Face of Our Past: Images of Black Women from Colonial America to the
Kathleen Thompson (Editor),
Hilary Mac Austin (Editor),
Hilary Austin (Editor),
Darlene Clark Hine (Introduction)
Hardcover - 224 pages
"It is wonderful to view the pictures
of these women. Their intelligence and kindness are evident in the photographs.
I am inspired by their stories and their brave hearts."
Carol Moseley Braun:
"This is a beautiful and important book.
It puts a face on the most faceless Americans, black women, and in so
doing gives honor to the universal human values those faces reflect."
Face of Our Past helps to make invisible women visible. Out
of African American and very particular lives, each woman looks with
universal human eyes."
author of a forthcoming
biography of Ida B. Wells: "History
for the eyes and heart."
Shining Thread of Hope by
Darlene Clark Hine,
Kathleen Thompson (Paperback
- January 5, 1999) Other Editions:
|This history of the experience of
black women opens with an account of the life of
Lucy Terry, who was brought as
a slave to
Deerfield, Massachusetts, when
she was a child in about 1735. At 16, Terry wrote a poem,
Bars Fight, the first work of literature
by a black American. Years later, married and free, Terry argued for
the admission of her son to Williams College and, when a white man tried
to take her family's land, she took the case to the U.S. Supreme Court.
Terry's story is typical of those in A Shining Thread of Hope, which
brings together centuries of achievement by black women. As coauthors
Darlene Clark Hine and
Kathleen Thompson put it, "The
extraordinary achievements of black women in the 19th and 20th centuries
did not grow out of degradation but out of a legacy of courage, resourcefulness,
initiative, and dignity that goes back to 1619."
Witness: African American Images from the Dawn of Photography to the
Civil War by
Jackie Napolean Wilson
Whether as slaves or as freedmen, African-Americans
were virtually invisible in American history during the l9th century.
Although photography was introduced to this country in l840, precious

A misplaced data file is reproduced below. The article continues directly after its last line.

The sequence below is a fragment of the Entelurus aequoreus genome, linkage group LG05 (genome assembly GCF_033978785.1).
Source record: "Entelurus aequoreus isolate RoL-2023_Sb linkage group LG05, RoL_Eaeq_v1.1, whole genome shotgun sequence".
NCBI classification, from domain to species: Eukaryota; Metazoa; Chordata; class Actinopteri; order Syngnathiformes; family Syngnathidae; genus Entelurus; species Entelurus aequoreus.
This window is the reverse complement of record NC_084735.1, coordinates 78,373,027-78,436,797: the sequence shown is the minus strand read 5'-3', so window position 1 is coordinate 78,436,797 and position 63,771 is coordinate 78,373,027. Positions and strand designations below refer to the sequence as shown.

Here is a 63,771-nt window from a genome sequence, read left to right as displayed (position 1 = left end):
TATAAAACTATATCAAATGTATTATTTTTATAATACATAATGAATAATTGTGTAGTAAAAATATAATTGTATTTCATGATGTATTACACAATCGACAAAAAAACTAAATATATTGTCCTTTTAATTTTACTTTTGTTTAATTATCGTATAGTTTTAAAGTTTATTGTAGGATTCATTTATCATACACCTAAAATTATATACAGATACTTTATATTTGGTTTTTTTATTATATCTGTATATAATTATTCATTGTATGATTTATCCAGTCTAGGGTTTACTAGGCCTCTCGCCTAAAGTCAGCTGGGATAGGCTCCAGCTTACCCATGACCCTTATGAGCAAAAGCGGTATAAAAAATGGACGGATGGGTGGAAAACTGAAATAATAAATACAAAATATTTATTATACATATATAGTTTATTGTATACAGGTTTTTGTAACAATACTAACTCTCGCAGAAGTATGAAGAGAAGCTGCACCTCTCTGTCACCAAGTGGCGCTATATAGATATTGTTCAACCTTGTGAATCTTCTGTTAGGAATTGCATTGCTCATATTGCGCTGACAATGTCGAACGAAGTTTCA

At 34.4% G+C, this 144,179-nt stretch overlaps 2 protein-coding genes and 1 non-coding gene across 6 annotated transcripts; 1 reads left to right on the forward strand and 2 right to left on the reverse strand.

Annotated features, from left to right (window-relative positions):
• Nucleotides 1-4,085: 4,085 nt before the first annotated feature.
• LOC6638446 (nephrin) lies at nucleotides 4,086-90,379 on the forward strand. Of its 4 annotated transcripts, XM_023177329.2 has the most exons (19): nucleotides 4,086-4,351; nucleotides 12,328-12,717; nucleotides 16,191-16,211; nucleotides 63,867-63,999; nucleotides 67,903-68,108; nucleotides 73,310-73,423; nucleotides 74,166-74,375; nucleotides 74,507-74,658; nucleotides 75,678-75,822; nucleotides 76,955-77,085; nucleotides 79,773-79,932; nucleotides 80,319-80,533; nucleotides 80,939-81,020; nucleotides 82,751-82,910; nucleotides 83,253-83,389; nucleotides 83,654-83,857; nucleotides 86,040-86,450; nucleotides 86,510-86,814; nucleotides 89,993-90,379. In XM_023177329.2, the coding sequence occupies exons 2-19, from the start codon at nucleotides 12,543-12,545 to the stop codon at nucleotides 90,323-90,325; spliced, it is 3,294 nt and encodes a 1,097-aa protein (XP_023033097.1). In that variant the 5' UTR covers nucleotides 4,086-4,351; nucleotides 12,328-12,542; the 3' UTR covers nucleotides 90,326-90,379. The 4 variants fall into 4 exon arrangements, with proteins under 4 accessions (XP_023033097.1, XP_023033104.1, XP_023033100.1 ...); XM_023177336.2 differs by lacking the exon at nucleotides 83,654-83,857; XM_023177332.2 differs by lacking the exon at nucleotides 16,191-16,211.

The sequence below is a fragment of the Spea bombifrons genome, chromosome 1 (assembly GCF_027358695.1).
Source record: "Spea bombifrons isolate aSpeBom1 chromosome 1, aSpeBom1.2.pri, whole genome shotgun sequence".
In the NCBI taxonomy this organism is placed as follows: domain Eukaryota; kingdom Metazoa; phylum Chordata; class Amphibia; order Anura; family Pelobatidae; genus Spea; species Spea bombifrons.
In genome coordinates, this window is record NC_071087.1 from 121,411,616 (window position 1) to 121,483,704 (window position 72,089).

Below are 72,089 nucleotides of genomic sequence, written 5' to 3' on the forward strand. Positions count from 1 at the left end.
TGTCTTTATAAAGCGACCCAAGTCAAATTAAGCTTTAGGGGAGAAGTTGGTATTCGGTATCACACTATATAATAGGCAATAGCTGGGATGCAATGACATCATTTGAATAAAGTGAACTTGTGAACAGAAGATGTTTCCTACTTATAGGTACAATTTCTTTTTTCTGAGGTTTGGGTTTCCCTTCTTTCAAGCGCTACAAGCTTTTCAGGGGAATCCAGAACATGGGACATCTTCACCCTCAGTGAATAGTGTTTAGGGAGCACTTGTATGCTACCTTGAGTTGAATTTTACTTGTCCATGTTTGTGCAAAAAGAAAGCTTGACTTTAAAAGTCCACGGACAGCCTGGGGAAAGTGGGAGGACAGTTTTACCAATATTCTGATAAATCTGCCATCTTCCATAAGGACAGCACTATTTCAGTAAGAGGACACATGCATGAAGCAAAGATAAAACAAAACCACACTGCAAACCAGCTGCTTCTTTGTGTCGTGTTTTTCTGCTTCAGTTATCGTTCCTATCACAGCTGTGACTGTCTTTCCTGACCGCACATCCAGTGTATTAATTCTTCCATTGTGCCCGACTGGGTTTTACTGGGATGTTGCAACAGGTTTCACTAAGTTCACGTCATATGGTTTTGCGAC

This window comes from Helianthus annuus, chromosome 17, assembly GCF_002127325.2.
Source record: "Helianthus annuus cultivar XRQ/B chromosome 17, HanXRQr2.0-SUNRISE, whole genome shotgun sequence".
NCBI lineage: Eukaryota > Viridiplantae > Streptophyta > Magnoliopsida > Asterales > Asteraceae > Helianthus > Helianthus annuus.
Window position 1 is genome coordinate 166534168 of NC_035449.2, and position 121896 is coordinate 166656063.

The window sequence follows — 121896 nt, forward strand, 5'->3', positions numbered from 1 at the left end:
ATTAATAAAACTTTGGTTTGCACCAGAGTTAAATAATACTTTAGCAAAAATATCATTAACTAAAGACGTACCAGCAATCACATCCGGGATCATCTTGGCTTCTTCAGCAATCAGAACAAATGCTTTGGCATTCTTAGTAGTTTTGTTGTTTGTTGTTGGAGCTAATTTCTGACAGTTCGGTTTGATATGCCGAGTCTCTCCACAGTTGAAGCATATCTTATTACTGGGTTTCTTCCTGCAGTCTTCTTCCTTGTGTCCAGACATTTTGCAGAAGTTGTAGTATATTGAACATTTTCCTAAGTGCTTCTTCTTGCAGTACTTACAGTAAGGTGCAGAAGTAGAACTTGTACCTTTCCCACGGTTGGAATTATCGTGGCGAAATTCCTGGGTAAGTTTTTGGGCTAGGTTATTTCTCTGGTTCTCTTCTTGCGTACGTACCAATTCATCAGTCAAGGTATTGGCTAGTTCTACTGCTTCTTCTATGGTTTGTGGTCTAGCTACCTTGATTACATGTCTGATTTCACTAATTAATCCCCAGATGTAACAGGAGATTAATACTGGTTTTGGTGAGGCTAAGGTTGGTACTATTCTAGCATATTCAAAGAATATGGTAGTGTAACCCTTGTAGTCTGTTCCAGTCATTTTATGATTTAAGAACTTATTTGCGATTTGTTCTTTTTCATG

few images of African-Americans survive today. Even after the Civil
War there were not many African-American photographers, and very few
black people had the time, money or freedom for a portrait sitting.
Consequently, little photographic evidence remains to bear witness to
the lives of four and a half...
|The image is striking: A woman gazes
serenely at the camera, baby cradled in her arms in classic Madonna-and-child
pose. More striking is the fact that the sitters are black, and the
photograph dates from 1860. Few photographs from the mid-19th century
feature African Americans, enslaved or free. Those that do are often
staged and reflect the biases of the photographer or the printmaker
who published them. Others, however, provide glimpses of daily life
before the abolition of slavery.
|Renowned collector of early photographs,
Jackie Napolean Wilson has compiled
70 such images in
Hidden Witness. Some of the subjects are famous, such as
Abraham Lincoln and
Frederick Douglass; others, though
unknowns, carry a force of their own: the exuberant grin of the prizewinning
boxer, the proud stance of a Union soldier, the quiet dignity of a slave
nurse. A handsome addition to the
history of African Americans and
photography. --Sunny Delaney7
Africana: The Encyclopedia
African American Movie Favorites
Art, Architecture & Photography
Ida: A Sword Among Lions : Ida B. Wells and the Campaign
Against Lynching by
Paula J. Giddings (Hardcover
- March 1, 2005)
Bondwoman's Narrative by
Henry Louis Gates, Jr. (Editor) (Hardcover - April
Audio Cassette (Unabridged)